3 Types of ABA Therapy Services
3 Types of ABA Therapy Services
If you have a child with autism or other special needs, they may benefit from applied behavioral analysis (ABA) therapy.
About 1.5 million American children suffer from autism. ABA therapy is one of the most popular and renowned methods for helping these kids, but it can benefit those with ADHD, anxiety, and other developmental disorders as well.
Today, we’re going to look at 3 types of ABA therapy services so you can determine which is the best for your child. Getting the right treatment for your child is the most important thing in helping them adjust to new situations. Keep reading and learn more about ABA.
1. Comprehensive vs. Focused ABA Therapy Services
The two main types of ABA therapy services are “comprehensive” and “focused.” Which type your child should undergo will depend on their situation and needs.
Comprehensive ABA more closely resembles the original ABA model and is meant for children with more intensive treatment needs to deal with the surrounding environment. As the name states, it involves treatment for hours per day, most days per week, for weeks, months, or years on end.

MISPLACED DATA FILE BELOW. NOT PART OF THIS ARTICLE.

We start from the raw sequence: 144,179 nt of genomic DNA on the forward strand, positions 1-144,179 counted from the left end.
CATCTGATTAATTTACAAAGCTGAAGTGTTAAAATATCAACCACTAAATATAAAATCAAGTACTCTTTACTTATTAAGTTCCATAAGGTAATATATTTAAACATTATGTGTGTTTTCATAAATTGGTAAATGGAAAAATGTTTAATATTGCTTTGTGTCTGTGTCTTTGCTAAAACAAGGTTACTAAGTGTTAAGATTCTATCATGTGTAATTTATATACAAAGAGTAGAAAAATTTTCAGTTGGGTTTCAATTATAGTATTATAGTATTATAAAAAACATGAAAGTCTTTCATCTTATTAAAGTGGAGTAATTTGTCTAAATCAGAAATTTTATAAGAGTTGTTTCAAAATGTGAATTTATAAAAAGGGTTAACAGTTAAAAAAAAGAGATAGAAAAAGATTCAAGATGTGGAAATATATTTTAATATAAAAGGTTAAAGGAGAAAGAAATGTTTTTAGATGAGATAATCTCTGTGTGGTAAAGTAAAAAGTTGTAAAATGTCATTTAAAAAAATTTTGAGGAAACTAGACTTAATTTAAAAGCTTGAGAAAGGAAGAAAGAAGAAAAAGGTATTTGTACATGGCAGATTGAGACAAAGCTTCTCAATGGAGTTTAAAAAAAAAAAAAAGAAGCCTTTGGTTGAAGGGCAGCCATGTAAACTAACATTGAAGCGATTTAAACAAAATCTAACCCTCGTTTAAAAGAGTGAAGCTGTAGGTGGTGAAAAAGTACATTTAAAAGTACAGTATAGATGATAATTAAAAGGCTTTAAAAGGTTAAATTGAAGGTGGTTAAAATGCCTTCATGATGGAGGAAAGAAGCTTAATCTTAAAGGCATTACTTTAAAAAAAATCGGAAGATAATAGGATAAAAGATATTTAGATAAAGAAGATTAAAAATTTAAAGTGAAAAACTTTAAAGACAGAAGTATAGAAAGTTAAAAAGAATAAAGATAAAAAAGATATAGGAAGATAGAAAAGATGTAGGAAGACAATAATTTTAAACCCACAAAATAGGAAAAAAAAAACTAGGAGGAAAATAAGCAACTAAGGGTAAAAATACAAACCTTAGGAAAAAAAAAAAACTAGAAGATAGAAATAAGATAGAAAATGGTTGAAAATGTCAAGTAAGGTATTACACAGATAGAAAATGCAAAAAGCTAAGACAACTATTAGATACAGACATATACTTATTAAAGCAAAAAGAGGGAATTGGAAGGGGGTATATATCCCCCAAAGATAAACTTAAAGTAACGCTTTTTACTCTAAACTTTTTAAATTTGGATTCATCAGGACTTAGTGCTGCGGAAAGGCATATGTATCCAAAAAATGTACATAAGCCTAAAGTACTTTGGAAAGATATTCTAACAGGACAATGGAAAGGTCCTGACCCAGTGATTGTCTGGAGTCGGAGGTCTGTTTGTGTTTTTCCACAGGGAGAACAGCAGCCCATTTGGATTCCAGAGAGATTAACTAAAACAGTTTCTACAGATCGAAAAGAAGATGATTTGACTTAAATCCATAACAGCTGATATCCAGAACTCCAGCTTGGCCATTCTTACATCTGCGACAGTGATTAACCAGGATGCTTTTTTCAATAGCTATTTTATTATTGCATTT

Some of the time, there will be a supervisor present, in addition to the behavioral technician. It also involves a lot of parent training so that they have the skills to treat the child when therapists aren’t present.
Focused ABA therapy is better suited when the effects of the condition aren’t felt constantly. The therapy is more targeted toward one or two areas where the child is experiencing problems, and it’s only for 10-15 hours per week.
2. In-Home ABA Autism Therapy
In-home ABA training is helpful when the effects of autism are felt more during home routines. The ABA therapist will help your child deal with morning and nighttime routines, eating, sleeping, and coming and going from the home.
Much of the time, these one-on-one sessions are performed in a specific area of the home. It helps a great deal in the weeks and months leading up to enrolling in school to build readiness. If you’ve got concerns about your child’s ability to adapt to a new environment, check it out and see if it helps.
3. Early Intensive Behavioral Intervention
Early intensive behavioral intervention (EIBI) is designed for younger children to take a proactive approach to treating their autism. By setting down a foundation of social and behavioral skills early, the idea behind EIBI is to prepare them for learning more complex skills later on.
It requires a structured environment that is designed to decrease the prevalence of certain behaviors. It could either be administered in a one-on-one environment or in small groups of similarly aged children at a center.
Getting Your Child the Right ABA Therapy
These are a few of the main types of ABA therapy, and ensuring you’re getting the right one may require a consultation with a BCBA behavioral analyst. It can take time and a great deal of trial and error to find the right type of ABA therapy. At the end of the day, it’s all worth it so that your child is comfortable and happy in their environment.
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